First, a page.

By Ralph Echtinaw
The upcoming election and suspicions between county and Alma officials are causing a delay in determining who controls Gratiot Community Airport.
Losing money for years, the airport has been run by a group of local governments under the aegis of the Airport Authority (Alma, Pine River Township, Arcada Township and the county jointly) since 2012. The townships stopped contributing money to the airport authority recently, and county officials sought this year to create a new ownership arrangement that could run the airport more efficiently.
The airport loses $52,000 a year on average, but officials believe better management can bring in enough additional revenue to require just $20,000 a year to subsidize operations.
While the original plan was for the county to take over sole ownership (and responsibility for) the airport, a snag developed because the 800-acre airport is a hodgepodge of individual parcels. Four of them are owned by Alma and eight by the county. The rest are owned collectively by the Airport Authority.
At first, county officials asked Alma officials to sell the city’s four parcels to the county for $1 each.
“It just makes sense that whoever has responsibility and liability should have the ground, too,” said County Commissioner John Lemmermann.
That was unacceptable to Alma Mayor Greg Mapes and City Commissioner Michelle Pitts, who attended a Sept. 30 meeting with county officials.
County Commissioner Sam Smith proposed turning the tables. What if the county sells its eight airport parcels to the city for $1 each and Alma runs the airport?
Mapes and Pitts were reportedly intrigued by that possibility but said research must be done before an answer can be given.
Lemmermann predicted that Alma will duplicate research the Airport Authority already did. “They’re going to go down the rabbit hole of basically what our airport committee did of investigating everything trying to find out costs,” he said.
And that’s where we stand now. Alma officials consider the offer and wonder if county officials are telling them everything.
Oh, and five of the seven Alma city commissioner seats are on the Nov. 8 ballot. Incumbents Nick Piccolo and Audra Stahl are not seeking reelection. Incumbents Pitts, Daniel Wernick and Roxann Harrington are running again.
Challengers are Laurie Harrison, Doug Haney, Ricky Gallop, William Gorton, Gene G. Smith, Andrew Bare and Randy Clark. (All candidates are invited to contact the Sentinel if they’d like to weigh in on this issue.)
Alma city commissioners discussed the airport situation at their Oct. 11 meeting.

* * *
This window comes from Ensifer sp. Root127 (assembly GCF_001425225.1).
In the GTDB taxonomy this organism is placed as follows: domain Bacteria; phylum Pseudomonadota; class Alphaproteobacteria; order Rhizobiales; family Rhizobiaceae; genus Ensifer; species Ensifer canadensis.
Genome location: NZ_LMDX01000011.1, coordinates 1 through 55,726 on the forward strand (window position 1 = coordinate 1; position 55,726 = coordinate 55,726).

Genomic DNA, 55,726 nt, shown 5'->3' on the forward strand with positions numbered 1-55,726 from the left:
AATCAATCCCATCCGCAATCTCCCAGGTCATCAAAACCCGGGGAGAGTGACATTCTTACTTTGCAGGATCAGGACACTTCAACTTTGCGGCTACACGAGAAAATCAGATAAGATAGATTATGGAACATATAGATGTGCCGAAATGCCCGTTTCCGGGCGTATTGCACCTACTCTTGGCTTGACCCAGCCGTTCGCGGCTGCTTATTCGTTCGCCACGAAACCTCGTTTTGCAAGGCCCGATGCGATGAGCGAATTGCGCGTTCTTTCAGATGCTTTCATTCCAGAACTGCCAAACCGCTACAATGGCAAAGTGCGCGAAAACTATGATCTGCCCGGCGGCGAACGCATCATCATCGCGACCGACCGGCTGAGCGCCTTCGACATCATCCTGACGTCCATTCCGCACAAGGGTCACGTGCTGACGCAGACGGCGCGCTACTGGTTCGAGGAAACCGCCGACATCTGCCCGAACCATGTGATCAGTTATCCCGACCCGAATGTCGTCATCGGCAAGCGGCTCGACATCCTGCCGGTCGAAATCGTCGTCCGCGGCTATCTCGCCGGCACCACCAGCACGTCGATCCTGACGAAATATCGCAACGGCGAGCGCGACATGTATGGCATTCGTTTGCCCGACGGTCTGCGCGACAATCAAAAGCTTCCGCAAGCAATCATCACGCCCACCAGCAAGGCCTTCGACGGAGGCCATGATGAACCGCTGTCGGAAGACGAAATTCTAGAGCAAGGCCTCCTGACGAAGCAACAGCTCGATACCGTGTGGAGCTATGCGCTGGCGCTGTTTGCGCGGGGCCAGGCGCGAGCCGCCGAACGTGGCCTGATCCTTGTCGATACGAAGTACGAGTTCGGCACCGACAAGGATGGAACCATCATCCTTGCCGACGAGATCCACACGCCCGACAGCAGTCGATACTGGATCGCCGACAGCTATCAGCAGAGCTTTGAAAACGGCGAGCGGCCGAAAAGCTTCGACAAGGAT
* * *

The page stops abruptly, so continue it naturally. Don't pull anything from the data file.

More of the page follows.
“They wanted us to sell them all our parcels for a dollar (each),” said Pitts, who was at the Sept. 30 meeting. “And they didn’t think there was anything wrong with selling it for a dollar (each). I do see something wrong with that. And they were ready for us to make (a decision) that day. We would not make it that day.”
“As far as I’m concerned everything’s on the table,” said Mapes. “I want to be above board with everybody. I don’t have a specific agenda. Everybody on this board is about the same mind. I want everybody to understand what we’re doing. If we’re giving away property, maybe it’s a great thing. I don’t know.”
Commissioner Stahl suggested that someone should read past meeting minutes of the county commission to see if there’s a clue of what that body’s true intention is.
Rabbits and gold
County commissioners discussed the airport situation at their Oct. 18 meeting.
“(City officials) seem to think we have some rabbit that we’re going to pull out of our hat to make the airport work,” Lemmermann said.
“(Alma officials) can’t make a decision,” Smith said. “They really believe that we’ve struck gold there. They just believe that we’ve got some plan that (the airport) is going to be Las Vegas or something tomorrow.”
Lemmermann said that Ithaca City Manager Jamey Conn joked that “they were going to lock (Alma City Manager Aeric Ripley) and I in a room on Thanksgiving, and no turkey, no football until we deal.”
“I think you’re locking the wrong guy,” Smith replied. “You’ve got to grab the mayor (Mapes). Aeric can see the trees, and he sees the forest. Alma just sees the trees.”
Though Lemmermann and Smith have rode point on the airport over the last year, Lemmermann was defeated in the Aug. 2 primary by Dave Owens and has just four meetings left in his county commission career. Commission Chairman Chuck Murphy didn’t seek re-election, so there will be at least two new county commissioners come January.
“I don’t think anything’s going to happen fast,” Smith said. “I think they’re going to need to see the election and see who the new people are and decide from there.”
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